Your week in review in haiku:
"Can’t you let this go?"
(Not with a stack of receipts
fifty Comeys tall.)
A bigly witch hunt!
Lincoln, Obama, Clinton:
"Hang on, hold our beers."
When the news frightens:
I picture Erdogan’s men
in floral rompers
All hail Jonny Ive!
Flawless curves the mothership
has. But no daycare.
Black hole son, how could
We know this would be your fate?
Your time of dying?
Have a righteous weekend, everyone! And hang on to your receipts.
Pepsi’s Indra Nooyi and other leaders stand up for immigrants and immigration
For 31 years, the Ellis Island Medals of Honor presented by the National Ethnic Coalition of Organizations (NECO), have celebrated the spirit of immigrants and their essential place in the American experience. Last weekend, under the cloud of an executive travel ban and increasingly harsh rhetoric about immigration policy, Indra Nooyi, CEO of Pepsico, Patricia de Stacy Harrison, CEO of the Corporation for Public Broadcasting, Ohio Governor John Kasich and others, braved a rainy night on Ellis Island to reaffirm the role of immigrants in American life. "[America] was founded on a promise, the simple yet powerful promise that it doesn’t matter what you look like, where you come from, how you worship or who you love, all of us are Americans,” said Nooyi. Click through for Grace Donnelly’s inspiring full report.
Black leaders prepare to hold Tulsa to account for racial disharmony
The recent acquittal of police officer Betty Jo Shelby in the fatal shooting of Terence Crutcher last September has ripped open long-festering wounds, say black community leaders in Tulsa, Okla. Tulsa’s mayor G.T. Bynam, who ran and won in part on a platform of racial reconciliation, addressed their concerns directly. “This verdict does not alter the course on which we are adamantly set,” he said. “It does not change our recognition of the racial disparities that have afflicted Tulsa historically.” Crutcher was shot in the street after Shelby observed him near his disabled SUV; Bynam as a new mayor worked with the chief of police to have the damning video of the incident released quickly. The problems run deep. Reports the AP, “disparities in mostly black north Tulsa are obvious: Neighborhoods without a real grocery store and a ZIP code where a black baby has 10 years less life expectancy than a white baby.”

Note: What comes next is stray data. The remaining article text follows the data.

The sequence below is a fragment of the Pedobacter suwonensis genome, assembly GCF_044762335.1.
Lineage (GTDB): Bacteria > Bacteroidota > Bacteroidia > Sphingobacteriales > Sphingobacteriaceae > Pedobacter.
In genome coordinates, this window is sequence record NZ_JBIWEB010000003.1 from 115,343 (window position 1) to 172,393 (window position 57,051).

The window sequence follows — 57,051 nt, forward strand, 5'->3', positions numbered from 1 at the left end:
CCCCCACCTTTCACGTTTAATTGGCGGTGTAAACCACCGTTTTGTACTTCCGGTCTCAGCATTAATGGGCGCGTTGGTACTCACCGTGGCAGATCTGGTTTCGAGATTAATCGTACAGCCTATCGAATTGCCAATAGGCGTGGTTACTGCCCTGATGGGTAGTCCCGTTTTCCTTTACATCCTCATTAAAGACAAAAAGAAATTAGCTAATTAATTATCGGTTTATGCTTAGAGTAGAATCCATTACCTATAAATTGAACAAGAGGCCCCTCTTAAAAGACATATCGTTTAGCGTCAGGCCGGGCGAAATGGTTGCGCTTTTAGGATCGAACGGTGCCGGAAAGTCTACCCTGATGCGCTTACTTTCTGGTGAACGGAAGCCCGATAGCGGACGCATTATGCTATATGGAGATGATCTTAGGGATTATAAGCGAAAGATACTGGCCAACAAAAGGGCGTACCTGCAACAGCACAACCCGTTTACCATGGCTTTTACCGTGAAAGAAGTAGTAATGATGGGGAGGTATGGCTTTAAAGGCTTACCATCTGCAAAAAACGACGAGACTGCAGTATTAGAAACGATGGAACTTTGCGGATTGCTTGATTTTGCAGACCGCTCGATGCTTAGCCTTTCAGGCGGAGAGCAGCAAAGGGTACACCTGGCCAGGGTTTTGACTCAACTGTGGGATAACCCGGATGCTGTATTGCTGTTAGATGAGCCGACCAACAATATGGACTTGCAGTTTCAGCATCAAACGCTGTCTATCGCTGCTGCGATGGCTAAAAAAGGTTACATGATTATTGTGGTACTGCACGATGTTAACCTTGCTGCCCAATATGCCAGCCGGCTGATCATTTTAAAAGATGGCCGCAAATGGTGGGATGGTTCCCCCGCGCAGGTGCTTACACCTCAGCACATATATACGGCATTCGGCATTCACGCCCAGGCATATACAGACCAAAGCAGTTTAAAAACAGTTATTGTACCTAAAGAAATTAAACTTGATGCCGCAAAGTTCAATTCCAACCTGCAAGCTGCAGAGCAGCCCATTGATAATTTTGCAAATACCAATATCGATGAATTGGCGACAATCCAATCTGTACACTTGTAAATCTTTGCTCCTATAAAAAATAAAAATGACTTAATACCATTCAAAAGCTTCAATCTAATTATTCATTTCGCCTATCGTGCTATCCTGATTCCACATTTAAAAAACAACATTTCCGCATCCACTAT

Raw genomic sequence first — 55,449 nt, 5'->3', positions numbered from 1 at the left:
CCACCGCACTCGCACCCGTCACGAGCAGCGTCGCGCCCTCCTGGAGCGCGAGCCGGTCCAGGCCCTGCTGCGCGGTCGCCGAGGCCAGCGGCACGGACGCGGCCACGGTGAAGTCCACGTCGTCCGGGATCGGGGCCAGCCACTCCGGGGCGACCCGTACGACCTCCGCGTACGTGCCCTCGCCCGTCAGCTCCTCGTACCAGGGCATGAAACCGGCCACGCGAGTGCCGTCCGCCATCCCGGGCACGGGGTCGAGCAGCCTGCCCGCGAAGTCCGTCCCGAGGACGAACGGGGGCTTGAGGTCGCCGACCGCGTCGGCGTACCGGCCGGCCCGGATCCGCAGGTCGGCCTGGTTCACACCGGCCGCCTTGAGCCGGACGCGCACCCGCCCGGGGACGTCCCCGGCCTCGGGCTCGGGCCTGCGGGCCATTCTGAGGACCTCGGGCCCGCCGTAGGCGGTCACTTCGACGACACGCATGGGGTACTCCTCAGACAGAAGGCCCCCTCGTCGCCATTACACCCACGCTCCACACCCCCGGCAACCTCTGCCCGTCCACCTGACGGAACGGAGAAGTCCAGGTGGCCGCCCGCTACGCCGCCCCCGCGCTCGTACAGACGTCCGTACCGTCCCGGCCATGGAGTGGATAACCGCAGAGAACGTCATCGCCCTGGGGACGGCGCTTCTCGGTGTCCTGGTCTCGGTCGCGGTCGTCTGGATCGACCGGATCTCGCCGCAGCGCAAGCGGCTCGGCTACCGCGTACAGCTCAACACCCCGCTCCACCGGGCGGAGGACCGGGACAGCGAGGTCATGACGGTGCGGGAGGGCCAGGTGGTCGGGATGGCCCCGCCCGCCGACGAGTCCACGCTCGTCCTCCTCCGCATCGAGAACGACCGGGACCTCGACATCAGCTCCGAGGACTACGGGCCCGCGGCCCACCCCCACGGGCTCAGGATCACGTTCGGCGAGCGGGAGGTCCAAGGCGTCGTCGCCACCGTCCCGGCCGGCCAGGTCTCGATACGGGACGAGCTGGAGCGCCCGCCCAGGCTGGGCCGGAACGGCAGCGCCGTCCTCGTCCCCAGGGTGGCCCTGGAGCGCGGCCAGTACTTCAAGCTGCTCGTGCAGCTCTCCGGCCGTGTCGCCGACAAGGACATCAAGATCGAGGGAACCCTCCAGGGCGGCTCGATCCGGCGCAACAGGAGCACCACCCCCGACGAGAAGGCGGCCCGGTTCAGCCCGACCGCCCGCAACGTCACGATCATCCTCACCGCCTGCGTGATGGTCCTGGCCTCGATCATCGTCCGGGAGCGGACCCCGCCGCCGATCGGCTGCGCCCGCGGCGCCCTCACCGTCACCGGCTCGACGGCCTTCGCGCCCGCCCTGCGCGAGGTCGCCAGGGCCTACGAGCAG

Tim Story tapped to direct a new film about the 1921 Tulsa Race Riot
Tim Story, the billion-dollar-revenue-producing director of seven major motion pictures, including the "Fantastic Four," "Barbershop," and some “Ride Along” movies, is now set to direct and produce a feature length film about the 1921 Tulsa Race Riot, one of the deadliest in U.S. history. The film will be based on Corinda Marsh’s historical novel “Holocaust in the Homeland: Black Wall Street’s Last Days.” The riots began on Memorial Day in 1921, after a black man was accused of raping a white woman, but race-based economic tensions in Oklahoma's booming oil patch have long been considered the true cause. Thousands of white residents razed Greenwood, one of Tulsa’s most affluent black communities, even dropping flaming turpentine bombs from the sky. (How angry do you have to be to commandeer crop dusters in 1921?) The novel is from the point of view of a reporter covering the events. Prediction: Oscar short list, then a loss to something with more dancing.
New Orleans: The last of four confederate-era monuments is coming down today
It’s a statue of Robert E. Lee, but this one is different: For the first time since the city of New Orleans began their planned removals of four confederate era monuments, the city is doing the work during normal working hours, and with advance notice. From a statement released by the city: “The statues being removed were erected decades after the Civil War to celebrate the “Cult of the Lost Cause,” a movement recognized across the South as celebrating and promoting white supremacy.” The statue sits atop a 60-foot pedestal and is the centerpiece of one of New Orleans only traffic circles. More about the monument here, along with live shots of its removal.
Senator Mazie Hirono is undergoing treatment for kidney cancer